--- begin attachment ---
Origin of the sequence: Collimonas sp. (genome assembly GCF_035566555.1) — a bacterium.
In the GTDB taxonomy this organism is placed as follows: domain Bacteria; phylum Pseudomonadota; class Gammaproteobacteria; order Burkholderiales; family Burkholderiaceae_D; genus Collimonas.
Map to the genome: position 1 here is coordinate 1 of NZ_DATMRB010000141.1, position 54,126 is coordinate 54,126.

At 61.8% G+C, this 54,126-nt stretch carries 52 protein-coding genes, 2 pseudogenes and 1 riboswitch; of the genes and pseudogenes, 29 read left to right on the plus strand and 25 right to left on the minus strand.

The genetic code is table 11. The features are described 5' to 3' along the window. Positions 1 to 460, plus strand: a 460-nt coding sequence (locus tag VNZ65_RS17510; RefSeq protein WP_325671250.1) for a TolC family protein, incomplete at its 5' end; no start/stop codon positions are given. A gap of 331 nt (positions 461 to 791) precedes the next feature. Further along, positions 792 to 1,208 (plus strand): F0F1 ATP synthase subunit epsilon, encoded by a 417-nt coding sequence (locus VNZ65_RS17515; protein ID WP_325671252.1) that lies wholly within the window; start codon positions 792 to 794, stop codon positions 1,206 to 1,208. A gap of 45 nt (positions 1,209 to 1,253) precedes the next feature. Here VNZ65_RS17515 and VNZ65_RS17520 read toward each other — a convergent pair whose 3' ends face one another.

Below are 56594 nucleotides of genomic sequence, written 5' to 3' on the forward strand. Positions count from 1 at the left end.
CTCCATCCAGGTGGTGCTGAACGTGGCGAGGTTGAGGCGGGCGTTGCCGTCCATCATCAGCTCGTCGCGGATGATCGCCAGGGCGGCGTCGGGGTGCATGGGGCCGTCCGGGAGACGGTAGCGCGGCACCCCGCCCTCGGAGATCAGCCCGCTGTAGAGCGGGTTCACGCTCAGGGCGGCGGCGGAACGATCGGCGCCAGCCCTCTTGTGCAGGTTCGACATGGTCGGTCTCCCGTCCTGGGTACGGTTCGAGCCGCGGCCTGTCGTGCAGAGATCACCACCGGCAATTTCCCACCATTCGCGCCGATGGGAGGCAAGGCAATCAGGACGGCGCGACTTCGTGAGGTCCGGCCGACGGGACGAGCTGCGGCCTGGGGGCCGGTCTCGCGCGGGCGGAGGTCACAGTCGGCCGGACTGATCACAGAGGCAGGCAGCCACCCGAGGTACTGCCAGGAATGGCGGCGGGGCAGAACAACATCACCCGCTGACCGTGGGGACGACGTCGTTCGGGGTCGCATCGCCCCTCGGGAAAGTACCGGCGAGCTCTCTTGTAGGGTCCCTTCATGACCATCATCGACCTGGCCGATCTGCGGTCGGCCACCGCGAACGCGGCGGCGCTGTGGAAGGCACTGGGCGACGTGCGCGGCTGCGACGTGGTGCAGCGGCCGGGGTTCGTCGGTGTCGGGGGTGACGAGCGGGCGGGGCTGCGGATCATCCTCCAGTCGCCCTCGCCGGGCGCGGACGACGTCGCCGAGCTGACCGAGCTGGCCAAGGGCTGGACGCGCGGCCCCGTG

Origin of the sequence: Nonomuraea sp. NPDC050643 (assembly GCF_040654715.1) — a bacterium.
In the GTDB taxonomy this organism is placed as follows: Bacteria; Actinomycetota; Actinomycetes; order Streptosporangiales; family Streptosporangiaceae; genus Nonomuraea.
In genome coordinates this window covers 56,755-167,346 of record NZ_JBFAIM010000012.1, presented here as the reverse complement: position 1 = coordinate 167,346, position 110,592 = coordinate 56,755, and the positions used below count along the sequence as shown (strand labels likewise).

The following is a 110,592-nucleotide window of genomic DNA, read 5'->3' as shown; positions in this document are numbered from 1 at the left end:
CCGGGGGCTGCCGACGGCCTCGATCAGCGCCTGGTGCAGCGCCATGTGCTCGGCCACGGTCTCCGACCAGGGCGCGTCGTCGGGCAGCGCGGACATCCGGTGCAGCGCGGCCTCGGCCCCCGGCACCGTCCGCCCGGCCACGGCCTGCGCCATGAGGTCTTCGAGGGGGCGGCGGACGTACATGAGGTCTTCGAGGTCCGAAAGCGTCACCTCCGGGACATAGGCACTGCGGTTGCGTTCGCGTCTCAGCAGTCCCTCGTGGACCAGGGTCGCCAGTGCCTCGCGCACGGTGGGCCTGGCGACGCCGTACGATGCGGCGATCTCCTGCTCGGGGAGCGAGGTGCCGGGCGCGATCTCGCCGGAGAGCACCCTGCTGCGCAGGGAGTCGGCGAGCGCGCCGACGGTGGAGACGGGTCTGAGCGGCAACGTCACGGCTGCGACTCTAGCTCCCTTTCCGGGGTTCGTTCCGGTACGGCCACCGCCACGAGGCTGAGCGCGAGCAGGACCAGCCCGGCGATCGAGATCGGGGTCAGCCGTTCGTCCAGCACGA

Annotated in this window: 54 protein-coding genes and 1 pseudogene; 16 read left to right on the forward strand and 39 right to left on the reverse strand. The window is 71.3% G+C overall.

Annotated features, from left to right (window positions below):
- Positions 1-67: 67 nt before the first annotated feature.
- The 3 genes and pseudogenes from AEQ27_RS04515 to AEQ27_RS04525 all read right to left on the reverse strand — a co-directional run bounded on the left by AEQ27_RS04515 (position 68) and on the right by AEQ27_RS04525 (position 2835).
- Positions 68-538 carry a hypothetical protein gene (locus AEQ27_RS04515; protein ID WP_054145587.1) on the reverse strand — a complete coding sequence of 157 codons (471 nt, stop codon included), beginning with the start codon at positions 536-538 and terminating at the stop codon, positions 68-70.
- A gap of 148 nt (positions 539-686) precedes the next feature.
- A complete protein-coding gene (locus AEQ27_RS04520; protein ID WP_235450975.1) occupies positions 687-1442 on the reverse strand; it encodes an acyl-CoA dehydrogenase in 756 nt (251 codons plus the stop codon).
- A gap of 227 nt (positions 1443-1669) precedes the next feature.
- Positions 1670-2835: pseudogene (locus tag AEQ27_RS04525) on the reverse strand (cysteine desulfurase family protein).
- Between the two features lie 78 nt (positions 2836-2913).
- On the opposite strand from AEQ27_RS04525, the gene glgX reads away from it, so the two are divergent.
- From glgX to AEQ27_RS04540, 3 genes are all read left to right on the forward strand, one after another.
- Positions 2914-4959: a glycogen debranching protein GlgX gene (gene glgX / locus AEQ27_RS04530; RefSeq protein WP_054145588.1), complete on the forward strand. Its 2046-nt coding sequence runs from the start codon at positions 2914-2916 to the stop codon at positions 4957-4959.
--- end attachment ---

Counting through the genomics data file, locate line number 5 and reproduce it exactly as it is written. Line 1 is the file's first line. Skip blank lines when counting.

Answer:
The genetic code is table 11. The features are described 5' to 3' along the window. Positions 1 to 460, plus strand: a 460-nt coding sequence (locus tag VNZ65_RS17510; RefSeq protein WP_325671250.1) for a TolC family protein, incomplete at its 5' end; no start/stop codon positions are given. A gap of 331 nt (positions 461 to 791) precedes the next feature. Further along, positions 792 to 1,208 (plus strand): F0F1 ATP synthase subunit epsilon, encoded by a 417-nt coding sequence (locus VNZ65_RS17515; protein ID WP_325671252.1) that lies wholly within the window; start codon positions 792 to 794, stop codon positions 1,206 to 1,208. A gap of 45 nt (positions 1,209 to 1,253) precedes the next feature. Here VNZ65_RS17515 and VNZ65_RS17520 read toward each other — a convergent pair whose 3' ends face one another.